What is a home mortgage interest deduction?

If you itemize deductions, you can generally deduct "qualified residence interest" you pay on certain home mortgages taken in connection with your primary residence and a second residence. (You cannot deduct mortgage interest with respect to a third residence.) This deduction generally applies only to interest on mortgages to buy, build, or improve your primary or secondary residence or to home equity loans used for any purpose.

The extent to which you may deduct the interest on your home loan depends on several factors, including the manner in which the loan proceeds are used, the amount of the loan(s), the type of loan, and whether your loan was taken prior to October 14, 1987.

Tip: For 2007 through 2011 only, premiums paid or accrued for qualified mortgage insurance is treated as deductible mortgage interest. Qualified mortgage insurance means mortgage insurance provided by the VA, FHA, and Rural Housing Authority as well as private mortgage insurance (PMI). The amount of the deduction is phased out if your AGI exceeds $100,000 ($50,000 if married filing separately). This provision does not apply with respect to any mortgage contract issued before January 1, 2007 or after December 31, 2011.

What is qualified residence interest?

Qualified residence interest consists of any interest you pay in a given tax year for acquisition indebtedness or home equity indebtedness on your "qualified residence."

A qualified residence is your principal residence and/or a second residence that meets certain requirements. A second residence you rent to others during the year can be considered a qualified residence for tax purposes only if you (or close relatives) use it for personal purposes for the greater of 14 days during the year or 10 percent of the number of days it is rented during the year.

Definition of home acquisition indebtedness

Acquisition indebtedness is a loan that meets certain dollar limitations and is incurred in buying, building, or substantially improving your qualified residence. In addition, the loan must be secured by a mortgage on that residence.

Example(s): Assume John buys his first home for $250,000, taking out a mortgage of $200,000. The $200,000 mortgage is considered acquisition indebtedness.

Tip: An improvement must add value to your home (and be added to your home's basis for tax purposes). Proceeds used to pay for repairs do not qualify.
Amount of home acquisition debt

Home acquisition debt on your primary residence and a second residence totaling up to $1 million ($500,000 if you're married and file separately) qualifies for interest deductibility. However, these dollar amounts are reduced by the total amount of any outstanding "pre-October 13, 1987" indebtedness that you may have.

For IRS purposes, all loans taken on and secured by your primary residence and one second residence prior to October 14, 1987 (no matter how the proceeds are used) are considered "grandfathered" home acquisition debt. All interest paid on such grandfathered debt is deductible, even if the total debt exceeds $1 million (or $500,000 if you're married and file separately).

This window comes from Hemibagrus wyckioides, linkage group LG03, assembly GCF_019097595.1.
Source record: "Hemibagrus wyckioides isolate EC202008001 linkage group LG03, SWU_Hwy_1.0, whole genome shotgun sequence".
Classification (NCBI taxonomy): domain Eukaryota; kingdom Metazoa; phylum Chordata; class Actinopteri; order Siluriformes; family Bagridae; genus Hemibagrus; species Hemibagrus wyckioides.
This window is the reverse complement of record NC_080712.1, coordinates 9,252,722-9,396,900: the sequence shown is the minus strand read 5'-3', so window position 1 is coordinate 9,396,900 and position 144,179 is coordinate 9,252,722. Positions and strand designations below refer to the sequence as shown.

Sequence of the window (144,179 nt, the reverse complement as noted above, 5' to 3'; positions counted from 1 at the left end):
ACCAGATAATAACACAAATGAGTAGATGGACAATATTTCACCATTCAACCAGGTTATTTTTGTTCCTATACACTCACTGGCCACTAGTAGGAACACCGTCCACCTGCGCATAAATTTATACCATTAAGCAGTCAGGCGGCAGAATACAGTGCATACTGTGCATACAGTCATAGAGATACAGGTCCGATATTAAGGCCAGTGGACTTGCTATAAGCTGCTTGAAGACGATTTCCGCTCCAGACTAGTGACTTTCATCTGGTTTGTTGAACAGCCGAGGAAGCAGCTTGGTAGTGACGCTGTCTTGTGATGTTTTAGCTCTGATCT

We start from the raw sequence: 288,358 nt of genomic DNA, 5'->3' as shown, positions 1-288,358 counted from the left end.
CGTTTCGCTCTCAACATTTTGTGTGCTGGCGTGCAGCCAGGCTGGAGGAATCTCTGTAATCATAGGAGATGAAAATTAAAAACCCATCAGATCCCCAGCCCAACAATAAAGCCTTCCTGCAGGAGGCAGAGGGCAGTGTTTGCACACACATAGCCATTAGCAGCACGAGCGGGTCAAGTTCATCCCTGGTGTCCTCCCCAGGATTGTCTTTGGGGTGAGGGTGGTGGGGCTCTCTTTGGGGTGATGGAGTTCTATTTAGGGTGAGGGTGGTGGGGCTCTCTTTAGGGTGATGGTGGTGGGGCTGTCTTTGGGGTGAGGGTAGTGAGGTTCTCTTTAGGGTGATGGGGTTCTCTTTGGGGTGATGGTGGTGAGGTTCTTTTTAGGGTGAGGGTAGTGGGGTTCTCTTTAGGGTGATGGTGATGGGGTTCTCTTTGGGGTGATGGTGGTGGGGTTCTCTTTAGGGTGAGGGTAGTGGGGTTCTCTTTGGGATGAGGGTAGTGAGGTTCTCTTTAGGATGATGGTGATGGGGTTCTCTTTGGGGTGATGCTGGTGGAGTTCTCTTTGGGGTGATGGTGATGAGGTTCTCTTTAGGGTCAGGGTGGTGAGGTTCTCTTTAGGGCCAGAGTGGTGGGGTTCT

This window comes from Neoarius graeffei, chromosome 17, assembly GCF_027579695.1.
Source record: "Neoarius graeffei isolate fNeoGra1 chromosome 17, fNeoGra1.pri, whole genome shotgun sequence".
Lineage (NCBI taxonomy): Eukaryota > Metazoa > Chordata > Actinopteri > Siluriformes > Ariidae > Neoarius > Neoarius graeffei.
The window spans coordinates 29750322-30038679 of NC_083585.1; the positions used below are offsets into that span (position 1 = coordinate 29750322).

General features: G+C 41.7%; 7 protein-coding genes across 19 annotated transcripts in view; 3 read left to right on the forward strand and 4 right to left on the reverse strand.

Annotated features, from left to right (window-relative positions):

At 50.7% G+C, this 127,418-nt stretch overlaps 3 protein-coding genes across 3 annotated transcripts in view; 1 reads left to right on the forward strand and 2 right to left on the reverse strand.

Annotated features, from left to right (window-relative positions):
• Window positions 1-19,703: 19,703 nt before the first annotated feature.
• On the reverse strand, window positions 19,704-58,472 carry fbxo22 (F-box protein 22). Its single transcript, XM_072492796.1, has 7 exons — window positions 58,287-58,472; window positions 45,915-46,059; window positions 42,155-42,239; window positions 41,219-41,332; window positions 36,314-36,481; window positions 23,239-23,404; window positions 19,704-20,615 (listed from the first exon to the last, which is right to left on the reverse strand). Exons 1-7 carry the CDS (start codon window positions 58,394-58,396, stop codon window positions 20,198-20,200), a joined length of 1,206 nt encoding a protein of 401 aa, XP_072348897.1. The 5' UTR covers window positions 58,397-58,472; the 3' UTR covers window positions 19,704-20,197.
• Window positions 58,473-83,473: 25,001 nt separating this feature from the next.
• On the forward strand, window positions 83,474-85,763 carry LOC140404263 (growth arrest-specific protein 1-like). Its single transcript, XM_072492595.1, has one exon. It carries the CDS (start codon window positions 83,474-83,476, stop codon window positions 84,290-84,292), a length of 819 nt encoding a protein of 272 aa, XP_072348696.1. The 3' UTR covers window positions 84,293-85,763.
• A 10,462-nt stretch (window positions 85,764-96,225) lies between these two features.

Tip: Because the IRS has complex rules for tracing the use of borrowed funds, you should keep detailed records of loans taken to buy, build, or improve a residence so you can (if necessary) prove that the proceeds qualify as a home acquisition loan.

Definition of home equity indebtedness

Home equity indebtedness refers to debt secured by your main or second home that exceeds the acquisition indebtedness. Home equity debt is limited to the lesser of:

  1. The fair market value (FMV) of the home minus total acquisition indebtedness on that home, or
  2. $100,000 ($50,000 if married filing separately) for main and second homes combined

Interest on home equity loans that meet these limits and qualifications is deductible no matter what the loan proceeds are used for, except when the proceeds are used to purchase tax-exempt vehicles (investments or properties), such as tax-exempt bonds.

Example(s): Suppose you bought a home in 1980 for $180,000, taking out a mortgage of $130,000 to buy the home. The $130,000 is considered home acquisition debt. A few years later, when the fair market value of the home has increased to $195,000 and the principal balance on the original $130,000 acquisition loan has been paid down to $110,000, you take out a home equity loan of $90,000. You may deduct interest paid on $85,000 of the $90,000 home equity loan. Why? Interest cannot be deducted on the home equity debt that exceeds the difference between the fair market value of the residence ($195,000) and the principal owed on the acquisition debt on the residence ($110,000) at the time the home equity loan is taken.

Caution: Refinancing of an acquisition debt is considered acquisition debt to the extent it does not exceed the principal outstanding on the loan immediately before the refinancing.

This material was prepared by Broadridge Investor Communication Solutions, Inc., and does not necessarily represent the views of The Retirement Group or FSC Financial Corp. This information should not be construed as investment advice. Neither the named Representatives nor Broker/Dealer gives tax or legal advice. All information is believed to be from reliable sources; however, we make no representation as to its completeness or accuracy. The publisher is not engaged in rendering legal, accounting or other professional services. If other expert assistance is needed, the reader is advised to engage the services of a competent professional. Please consult your Financial Advisor for further information or call 800-900-5867.

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The Retirement Group is a Registered Investment Advisor not affiliated with  FSC Securities and may be reached at www.theretirementgroup.com.

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